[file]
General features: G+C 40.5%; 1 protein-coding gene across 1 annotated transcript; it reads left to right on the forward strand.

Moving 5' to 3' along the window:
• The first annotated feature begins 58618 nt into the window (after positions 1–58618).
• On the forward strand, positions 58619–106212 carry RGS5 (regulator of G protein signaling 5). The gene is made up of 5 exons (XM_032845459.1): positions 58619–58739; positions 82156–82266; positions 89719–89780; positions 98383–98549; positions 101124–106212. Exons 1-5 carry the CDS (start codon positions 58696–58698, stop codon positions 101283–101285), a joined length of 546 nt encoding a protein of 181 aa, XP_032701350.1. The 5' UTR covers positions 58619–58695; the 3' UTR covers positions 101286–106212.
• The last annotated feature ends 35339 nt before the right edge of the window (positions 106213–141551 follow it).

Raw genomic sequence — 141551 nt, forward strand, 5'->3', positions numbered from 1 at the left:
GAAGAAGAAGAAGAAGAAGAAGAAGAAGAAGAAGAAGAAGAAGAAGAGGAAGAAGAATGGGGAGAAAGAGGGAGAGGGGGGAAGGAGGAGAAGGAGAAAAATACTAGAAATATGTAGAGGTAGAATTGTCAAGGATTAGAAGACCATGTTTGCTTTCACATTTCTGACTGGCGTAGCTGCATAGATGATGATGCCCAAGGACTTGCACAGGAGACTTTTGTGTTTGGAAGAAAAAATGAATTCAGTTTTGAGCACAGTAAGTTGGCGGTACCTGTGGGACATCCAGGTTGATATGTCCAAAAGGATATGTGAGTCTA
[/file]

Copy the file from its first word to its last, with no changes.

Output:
General features: G+C 40.5%; 1 protein-coding gene across 1 annotated transcript; it reads left to right on the forward strand.

Moving 5' to 3' along the window:
• The first annotated feature begins 58618 nt into the window (after positions 1–58618).
• On the forward strand, positions 58619–106212 carry RGS5 (regulator of G protein signaling 5). The gene is made up of 5 exons (XM_032845459.1): positions 58619–58739; positions 82156–82266; positions 89719–89780; positions 98383–98549; positions 101124–106212. Exons 1-5 carry the CDS (start codon positions 58696–58698, stop codon positions 101283–101285), a joined length of 546 nt encoding a protein of 181 aa, XP_032701350.1. The 5' UTR covers positions 58619–58695; the 3' UTR covers positions 101286–106212.
• The last annotated feature ends 35339 nt before the right edge of the window (positions 106213–141551 follow it).

Raw genomic sequence — 141551 nt, forward strand, 5'->3', positions numbered from 1 at the left:
GAAGAAGAAGAAGAAGAAGAAGAAGAAGAAGAAGAAGAAGAAGAAGAGGAAGAAGAATGGGGAGAAAGAGGGAGAGGGGGGAAGGAGGAGAAGGAGAAAAATACTAGAAATATGTAGAGGTAGAATTGTCAAGGATTAGAAGACCATGTTTGCTTTCACATTTCTGACTGGCGTAGCTGCATAGATGATGATGCCCAAGGACTTGCACAGGAGACTTTTGTGTTTGGAAGAAAAAATGAATTCAGTTTTGAGCACAGTAAGTTGGCGGTACCTGTGGGACATCCAGGTTGATATGTCCAAAAGGATATGTGAGTCTA